While at this stage it is still unclear what type of restrictions will Google set up for the commercial variant of the device Freeman, aka “Saurik”, explains that having root will at least grant the possibility of storing files locally or remotely on other devices connected via Bluetooth instead of having to rely on Google’s servers.
Reportedly the device was jail-broken within two hours while Freeman was having dinner with some friends. The hack uses an exploit created by a hacker named B1nary. Saurik just studied this exploit which was intended to be used on mobile phones and tablets and after learning how the exploit worked he did the same thing on the Google Glass headset. Freeman was not the first to root the device. Reportedly few others managed to jailbreak it before him.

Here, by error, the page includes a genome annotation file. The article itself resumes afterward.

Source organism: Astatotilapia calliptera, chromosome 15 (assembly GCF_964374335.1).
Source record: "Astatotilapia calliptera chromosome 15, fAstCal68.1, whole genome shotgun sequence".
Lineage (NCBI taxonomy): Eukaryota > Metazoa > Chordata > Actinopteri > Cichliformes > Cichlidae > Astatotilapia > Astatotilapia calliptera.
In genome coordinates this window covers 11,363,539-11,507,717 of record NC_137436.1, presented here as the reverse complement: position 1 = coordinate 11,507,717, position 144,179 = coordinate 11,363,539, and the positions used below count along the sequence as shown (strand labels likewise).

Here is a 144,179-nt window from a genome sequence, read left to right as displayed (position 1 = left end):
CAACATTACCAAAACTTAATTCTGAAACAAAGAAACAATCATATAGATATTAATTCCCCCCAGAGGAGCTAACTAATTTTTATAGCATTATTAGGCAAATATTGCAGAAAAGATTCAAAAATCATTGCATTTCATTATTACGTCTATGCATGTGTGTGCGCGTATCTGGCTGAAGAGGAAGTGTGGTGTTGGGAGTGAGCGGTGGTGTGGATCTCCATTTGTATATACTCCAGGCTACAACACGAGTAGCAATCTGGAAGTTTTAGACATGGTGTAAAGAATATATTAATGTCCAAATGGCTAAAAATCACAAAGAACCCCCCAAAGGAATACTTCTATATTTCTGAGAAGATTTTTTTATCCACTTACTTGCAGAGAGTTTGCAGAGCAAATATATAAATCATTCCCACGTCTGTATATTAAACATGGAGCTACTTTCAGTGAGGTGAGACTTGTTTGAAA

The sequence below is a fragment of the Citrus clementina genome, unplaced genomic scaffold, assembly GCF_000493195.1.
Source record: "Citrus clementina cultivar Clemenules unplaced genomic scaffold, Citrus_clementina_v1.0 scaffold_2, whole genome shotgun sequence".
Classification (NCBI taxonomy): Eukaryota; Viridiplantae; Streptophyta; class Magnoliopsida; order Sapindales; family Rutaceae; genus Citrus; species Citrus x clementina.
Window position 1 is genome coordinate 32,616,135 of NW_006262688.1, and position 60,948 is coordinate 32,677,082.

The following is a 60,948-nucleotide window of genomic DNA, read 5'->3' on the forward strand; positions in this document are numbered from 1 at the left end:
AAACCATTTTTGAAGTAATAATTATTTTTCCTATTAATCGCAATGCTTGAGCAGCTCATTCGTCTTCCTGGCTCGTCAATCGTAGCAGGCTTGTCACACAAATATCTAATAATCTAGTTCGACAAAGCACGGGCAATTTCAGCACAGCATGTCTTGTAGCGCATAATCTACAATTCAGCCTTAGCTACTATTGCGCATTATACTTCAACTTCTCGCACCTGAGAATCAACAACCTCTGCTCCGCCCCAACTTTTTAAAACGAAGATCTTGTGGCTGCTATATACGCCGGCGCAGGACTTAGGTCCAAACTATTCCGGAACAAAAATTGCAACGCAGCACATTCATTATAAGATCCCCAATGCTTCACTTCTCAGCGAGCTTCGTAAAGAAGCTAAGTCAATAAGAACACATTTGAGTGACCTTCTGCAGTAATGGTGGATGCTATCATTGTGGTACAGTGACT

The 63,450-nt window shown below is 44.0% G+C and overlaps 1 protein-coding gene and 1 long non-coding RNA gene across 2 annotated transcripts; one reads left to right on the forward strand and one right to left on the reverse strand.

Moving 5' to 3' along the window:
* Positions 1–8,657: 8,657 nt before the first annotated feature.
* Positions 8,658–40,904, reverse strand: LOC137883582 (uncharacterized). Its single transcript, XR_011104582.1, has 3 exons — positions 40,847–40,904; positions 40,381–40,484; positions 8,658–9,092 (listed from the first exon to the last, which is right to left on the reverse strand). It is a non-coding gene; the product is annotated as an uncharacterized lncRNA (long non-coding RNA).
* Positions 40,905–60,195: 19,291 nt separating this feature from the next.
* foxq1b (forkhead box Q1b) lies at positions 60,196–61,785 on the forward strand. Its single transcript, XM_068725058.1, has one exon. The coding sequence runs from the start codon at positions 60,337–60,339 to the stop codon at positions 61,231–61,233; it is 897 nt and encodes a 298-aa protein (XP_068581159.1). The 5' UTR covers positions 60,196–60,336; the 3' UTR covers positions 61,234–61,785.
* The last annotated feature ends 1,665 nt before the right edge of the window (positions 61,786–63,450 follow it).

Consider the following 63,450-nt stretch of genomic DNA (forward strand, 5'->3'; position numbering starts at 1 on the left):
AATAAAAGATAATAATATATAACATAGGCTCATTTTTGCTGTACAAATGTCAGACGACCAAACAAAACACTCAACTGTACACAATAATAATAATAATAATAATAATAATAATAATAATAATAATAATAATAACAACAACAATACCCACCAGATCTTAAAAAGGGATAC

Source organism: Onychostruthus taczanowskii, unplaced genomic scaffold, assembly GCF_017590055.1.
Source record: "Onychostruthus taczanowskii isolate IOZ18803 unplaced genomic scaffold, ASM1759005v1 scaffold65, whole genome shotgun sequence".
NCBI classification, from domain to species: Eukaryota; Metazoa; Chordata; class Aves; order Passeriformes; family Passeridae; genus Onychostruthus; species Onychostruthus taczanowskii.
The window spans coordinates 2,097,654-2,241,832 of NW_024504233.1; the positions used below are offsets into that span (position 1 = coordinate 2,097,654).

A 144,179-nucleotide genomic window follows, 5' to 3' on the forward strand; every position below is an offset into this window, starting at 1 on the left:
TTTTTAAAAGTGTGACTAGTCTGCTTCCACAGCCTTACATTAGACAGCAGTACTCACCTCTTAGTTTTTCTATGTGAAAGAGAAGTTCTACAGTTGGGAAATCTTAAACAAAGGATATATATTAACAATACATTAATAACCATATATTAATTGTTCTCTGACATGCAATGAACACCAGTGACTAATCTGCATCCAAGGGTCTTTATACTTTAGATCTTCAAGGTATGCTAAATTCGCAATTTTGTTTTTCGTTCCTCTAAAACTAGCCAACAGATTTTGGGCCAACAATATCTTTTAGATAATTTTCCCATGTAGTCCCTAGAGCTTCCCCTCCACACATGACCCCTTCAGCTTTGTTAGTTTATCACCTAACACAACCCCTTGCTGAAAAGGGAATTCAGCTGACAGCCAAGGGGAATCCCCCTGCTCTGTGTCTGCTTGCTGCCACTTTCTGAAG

Google Glass has already generated great reviews. Robert Scoble used it for two-weeks and after that he confessed he “will never live a day of my life from now on without it (or a competitor). It’s that significant”. It is suspected that the device will be more commerce-based as ads are currently forbidden to be used by any developer. The final price could be anywhere between $200-$500. It all depends on Google’s final strategy for its Google Glass headset.